See the Wakelet for this chat: https://wke.lt/w/s/xnMbwc

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    So Long and Thanks for all the Fish

    Dawne and Nathalie want to say thank you everyone for joining us during our tenure running the LTHEchat in the first quarter of 2020! We had over 3700 blog visits in March and are delighted to have been able to support the community and help gather resources and encourage conversations during the beginnings of a global pandemic, the outcome and reach of which is yet to be determined.

    Colleagues and students alike have and are facing a complex multitude of challenges and we want to encourage you to stay connected, use the #virtualcoffee hashtag or revisit the resources on the blog here or visit the Wakelet in which we tried to curate some of the key resources.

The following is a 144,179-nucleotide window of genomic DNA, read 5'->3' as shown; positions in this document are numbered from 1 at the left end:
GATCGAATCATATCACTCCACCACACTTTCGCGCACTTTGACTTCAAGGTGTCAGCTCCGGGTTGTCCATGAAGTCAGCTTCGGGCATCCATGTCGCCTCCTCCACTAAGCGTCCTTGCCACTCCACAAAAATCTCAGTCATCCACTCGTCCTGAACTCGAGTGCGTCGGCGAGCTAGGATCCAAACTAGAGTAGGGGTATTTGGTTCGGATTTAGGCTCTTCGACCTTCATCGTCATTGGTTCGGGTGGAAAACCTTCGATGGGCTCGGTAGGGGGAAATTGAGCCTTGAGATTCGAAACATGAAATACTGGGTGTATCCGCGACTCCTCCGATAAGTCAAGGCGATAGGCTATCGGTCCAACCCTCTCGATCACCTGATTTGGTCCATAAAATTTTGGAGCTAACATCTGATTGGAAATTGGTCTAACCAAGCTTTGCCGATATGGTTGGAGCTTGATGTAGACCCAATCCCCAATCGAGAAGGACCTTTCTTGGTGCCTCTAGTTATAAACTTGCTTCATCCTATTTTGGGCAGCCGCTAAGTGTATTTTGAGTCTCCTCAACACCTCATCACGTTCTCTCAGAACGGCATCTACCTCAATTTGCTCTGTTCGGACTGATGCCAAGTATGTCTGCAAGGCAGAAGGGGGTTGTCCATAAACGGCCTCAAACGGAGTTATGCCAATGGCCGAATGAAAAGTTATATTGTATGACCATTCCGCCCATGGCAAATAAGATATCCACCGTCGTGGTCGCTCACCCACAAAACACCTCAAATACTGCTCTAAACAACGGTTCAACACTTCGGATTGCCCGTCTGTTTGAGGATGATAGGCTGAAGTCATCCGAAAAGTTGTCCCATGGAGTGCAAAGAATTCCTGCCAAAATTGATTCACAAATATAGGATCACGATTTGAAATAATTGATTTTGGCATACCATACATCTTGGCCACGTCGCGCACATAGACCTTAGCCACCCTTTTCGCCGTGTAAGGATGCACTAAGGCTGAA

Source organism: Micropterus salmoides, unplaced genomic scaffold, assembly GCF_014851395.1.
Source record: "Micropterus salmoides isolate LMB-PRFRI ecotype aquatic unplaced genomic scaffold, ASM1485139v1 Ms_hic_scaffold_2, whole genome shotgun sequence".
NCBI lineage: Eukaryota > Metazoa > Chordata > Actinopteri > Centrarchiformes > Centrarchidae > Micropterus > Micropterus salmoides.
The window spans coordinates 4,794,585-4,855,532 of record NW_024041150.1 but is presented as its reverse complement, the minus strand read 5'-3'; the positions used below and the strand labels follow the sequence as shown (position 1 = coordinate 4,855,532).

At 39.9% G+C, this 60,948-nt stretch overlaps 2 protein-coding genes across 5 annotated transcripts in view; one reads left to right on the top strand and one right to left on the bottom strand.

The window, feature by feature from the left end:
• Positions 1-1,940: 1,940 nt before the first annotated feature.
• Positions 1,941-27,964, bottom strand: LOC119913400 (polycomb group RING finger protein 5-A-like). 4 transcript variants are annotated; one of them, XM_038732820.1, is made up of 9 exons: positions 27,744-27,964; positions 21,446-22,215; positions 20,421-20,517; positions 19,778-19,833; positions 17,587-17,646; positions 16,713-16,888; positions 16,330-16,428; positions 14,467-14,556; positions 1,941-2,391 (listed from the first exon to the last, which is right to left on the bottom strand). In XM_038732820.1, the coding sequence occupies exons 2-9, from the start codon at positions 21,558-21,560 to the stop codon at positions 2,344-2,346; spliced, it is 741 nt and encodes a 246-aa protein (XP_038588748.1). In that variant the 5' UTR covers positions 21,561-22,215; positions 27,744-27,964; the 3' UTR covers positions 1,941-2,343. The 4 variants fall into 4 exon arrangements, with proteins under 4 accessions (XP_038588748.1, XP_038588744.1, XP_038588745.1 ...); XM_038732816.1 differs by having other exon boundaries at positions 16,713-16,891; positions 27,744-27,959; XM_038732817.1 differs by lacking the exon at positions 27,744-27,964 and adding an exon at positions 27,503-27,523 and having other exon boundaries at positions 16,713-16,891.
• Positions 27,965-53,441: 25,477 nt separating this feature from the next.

https://wke.lt/w/s/2zQwtd

    If you want to catch up on the Covid19 Special Edition chats and resources, please feel free to use this open Google Sheet. The LTHEchat community has shared not only their thoughts and debates but also many resources.

    https://docs.google.com/spreadsheets/d/1djqlKu7lLSyVFWT9uD954lBTy4dyWNWb-S5z4Fi2j6g/edit?usp=sharing

    If you want to explore the network of participation have a look the the special edition Tag Cloud here:

    And if you want to have a look about the reach of the LTHEchat, the following map depicts about 70% unique users (there were some issues with geo-coding so we did not manage to catch everyone)

    https://awesome-table.com/-M3WnPpu6cTyJgChDIBt/view

    Thank you everyone,

    Dawne and Nathalie

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    LTHEchat Easter-Egg

    The Image above is an interactive image, click on the yellow decorations and get links to fun stuff to do during your Easter Break.

    For accessibility the links are also listed below:

    Free Virtual Museum Tours and Exhibitions

    12 Virtual Museum Tours

    https://www.travelandleisure.com/attractions/museums-galleries/museums-with-virtual-tours

    Open Culture Article with various links to Chinese Museums that have gone online due to shut down